Confirmation of our current situation
October 8, 2017 by Lee Hinson-Hasty
I’ve been in conversation with pastors during the past few weeks, continuing to talk about the need in Christ’s Church for more ministers.
The more I talk to pastors, presbytery leaders and those who care deeply about the future of the PC(USA), the more confirmation I receive that 75 percent of pastors will be eligible to retire in the coming decade. The 2011 Presbyterian Board of Pensions and PC(USA) Research Services report clearly point to this number, and I believe it to be entirely accurate. In fact, I think that could even be low, based on the conversations I’m seeing between pastors, Presbytery executives, lay leaders and others.
The evidence is all around, in Presbyteries and Synods, in congregations, in pews and pulpits. I’ll share with you here a few examples that I’ve seen in my travels and work.
At Stewardship Kaleidoscope, I called together a breakfast gathering to discuss theological education. Those who chimed into the discussion were from all over – Texas, Wyoming, Pennsylvania, Arkansas and more. Cynthia Rigby, who was a keynote speaker at Stewardship Kaleidoscope and is a professor at Austin Presbyterian Theological Seminary, also spoke briefly.
At the end of our time together, I asked those in the room who had a significant number of retirements in their Presbyteries on the horizon to raise their hands. I got a big lump in my throat when nearly every hand in the room went up.
Also at the conference, I had an opportunity to visit with Rev. Emily Zeig Lindsey. Emily is a Columbia Theological Seminary grad who is serving in her first pastorate in Waterford, Pennsylvania. When she came to her Presbytery nine years ago, she was the youngest pastor in Lake Erie Presbytery. Nine years later, she still is, and she’s watching as pastors in her Presbytery prepare for retirement and wondering who will be coming to take their place.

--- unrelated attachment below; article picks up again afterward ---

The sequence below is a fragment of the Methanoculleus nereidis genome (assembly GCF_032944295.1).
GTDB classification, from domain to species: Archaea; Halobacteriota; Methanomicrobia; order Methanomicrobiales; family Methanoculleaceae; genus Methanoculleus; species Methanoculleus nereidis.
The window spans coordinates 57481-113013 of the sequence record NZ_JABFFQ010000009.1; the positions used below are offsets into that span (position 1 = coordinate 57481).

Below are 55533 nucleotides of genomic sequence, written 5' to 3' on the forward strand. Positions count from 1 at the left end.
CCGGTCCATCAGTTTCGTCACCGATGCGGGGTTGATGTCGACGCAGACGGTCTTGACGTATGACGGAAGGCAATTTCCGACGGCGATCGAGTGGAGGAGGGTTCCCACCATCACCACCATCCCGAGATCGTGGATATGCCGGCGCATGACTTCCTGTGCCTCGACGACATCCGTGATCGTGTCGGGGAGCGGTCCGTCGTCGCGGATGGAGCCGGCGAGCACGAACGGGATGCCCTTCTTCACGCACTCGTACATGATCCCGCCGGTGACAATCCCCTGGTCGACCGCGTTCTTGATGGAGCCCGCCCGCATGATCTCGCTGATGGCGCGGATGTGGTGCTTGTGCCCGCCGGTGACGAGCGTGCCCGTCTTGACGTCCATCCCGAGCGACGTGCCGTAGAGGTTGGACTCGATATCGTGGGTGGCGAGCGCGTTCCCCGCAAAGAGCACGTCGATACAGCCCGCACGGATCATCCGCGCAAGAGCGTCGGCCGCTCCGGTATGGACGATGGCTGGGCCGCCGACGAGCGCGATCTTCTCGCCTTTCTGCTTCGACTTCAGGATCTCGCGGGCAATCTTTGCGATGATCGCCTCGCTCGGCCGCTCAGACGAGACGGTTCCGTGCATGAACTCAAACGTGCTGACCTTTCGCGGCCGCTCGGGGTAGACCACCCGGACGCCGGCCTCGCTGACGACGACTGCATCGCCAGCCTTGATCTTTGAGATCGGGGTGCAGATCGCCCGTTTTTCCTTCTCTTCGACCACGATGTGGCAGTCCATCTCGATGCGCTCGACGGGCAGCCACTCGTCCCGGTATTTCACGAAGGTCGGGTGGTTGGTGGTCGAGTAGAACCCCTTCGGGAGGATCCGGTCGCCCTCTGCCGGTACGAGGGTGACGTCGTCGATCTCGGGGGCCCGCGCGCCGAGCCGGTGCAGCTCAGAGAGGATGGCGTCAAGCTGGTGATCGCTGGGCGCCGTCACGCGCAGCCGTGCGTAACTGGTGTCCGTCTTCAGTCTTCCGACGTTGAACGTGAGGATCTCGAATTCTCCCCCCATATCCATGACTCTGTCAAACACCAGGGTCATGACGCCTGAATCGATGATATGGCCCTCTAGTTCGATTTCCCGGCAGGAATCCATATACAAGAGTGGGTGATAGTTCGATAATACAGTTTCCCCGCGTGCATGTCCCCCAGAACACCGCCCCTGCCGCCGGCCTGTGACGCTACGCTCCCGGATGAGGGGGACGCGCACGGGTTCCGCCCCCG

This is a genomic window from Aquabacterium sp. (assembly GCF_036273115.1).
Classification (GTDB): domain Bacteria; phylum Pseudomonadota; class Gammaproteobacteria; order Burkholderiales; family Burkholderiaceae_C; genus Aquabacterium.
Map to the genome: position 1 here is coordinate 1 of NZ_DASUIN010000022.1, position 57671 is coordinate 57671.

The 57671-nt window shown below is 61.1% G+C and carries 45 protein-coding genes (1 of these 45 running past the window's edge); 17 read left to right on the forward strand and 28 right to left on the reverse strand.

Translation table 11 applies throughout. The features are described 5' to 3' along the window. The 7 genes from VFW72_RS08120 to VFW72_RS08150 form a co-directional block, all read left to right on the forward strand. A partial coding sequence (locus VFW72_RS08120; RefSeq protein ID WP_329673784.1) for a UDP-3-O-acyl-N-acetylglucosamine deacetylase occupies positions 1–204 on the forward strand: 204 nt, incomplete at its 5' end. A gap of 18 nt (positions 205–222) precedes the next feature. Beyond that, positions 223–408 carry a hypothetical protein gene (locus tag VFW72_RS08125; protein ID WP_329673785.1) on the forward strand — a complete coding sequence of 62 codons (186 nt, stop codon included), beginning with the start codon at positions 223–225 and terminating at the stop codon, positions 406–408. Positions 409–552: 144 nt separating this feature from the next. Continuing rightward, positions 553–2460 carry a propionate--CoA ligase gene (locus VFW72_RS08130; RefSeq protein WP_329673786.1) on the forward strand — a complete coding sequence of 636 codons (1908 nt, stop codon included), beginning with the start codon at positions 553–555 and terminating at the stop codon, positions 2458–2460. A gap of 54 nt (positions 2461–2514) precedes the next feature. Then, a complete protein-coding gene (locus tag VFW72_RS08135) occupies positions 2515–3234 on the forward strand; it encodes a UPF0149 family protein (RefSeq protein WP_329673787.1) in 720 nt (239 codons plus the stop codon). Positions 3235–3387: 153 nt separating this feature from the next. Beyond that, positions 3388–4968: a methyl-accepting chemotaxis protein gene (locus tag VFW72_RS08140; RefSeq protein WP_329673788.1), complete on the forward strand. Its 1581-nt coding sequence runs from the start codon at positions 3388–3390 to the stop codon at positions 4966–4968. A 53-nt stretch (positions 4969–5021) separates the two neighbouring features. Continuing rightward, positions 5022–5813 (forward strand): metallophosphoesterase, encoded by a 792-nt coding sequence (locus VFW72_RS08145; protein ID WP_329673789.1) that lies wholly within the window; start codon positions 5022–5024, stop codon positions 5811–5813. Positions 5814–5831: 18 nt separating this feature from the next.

Steve Shive, General Presbyter for the Presbytery of Wyoming, shared with me that he has six or seven openings in his Presbytery now, many open for some time. He also estimated that well over 70 percent of the currently active pastors will be eligible to retire in the next five to ten years. He wonders, too, if there will be enough pastors.
As the breakfast concluded, I ask Sydne Allen to close the gathering in prayer. Sydne serves as co-pastor of First Presbyterian Church in Canadian, Texas, with her husband, Travis Allen. Her prayer has stuck with me, and I paraphrase:
Holy Three, Holy One, please be with your baptized ones, as they consider how to follow you. Especially be with those dipping their toes into the water as they discern a call into pastoral ministry. Be with those from ankle deep to neck-high in pastoral ministry today. And be with those looking for a place to exit the waters of ministry into other ways of serving and being served by You. In Christ’s name. May it be. Amen.
A note about the photo: During Stewardship Kaleidoscope, we had a wonderful worship service on the beach, including communion, at TradeWinds Resort. Photo provided by photographer Erin Dunigan.
About the editor: Lee Hinson-Hasty is Senior Director for Theological Education Funds Development at the Presbyterian Foundation. Through his work Lee hopes to capture and share a more expansive view of theological education, of church leadership and of vocational discernment as he sees through the eyes of some exciting Presbyterians in and related to PC(U.S.A.) seminaries.
Follow the Theological Education Fund on Twitter @PresTheoEd.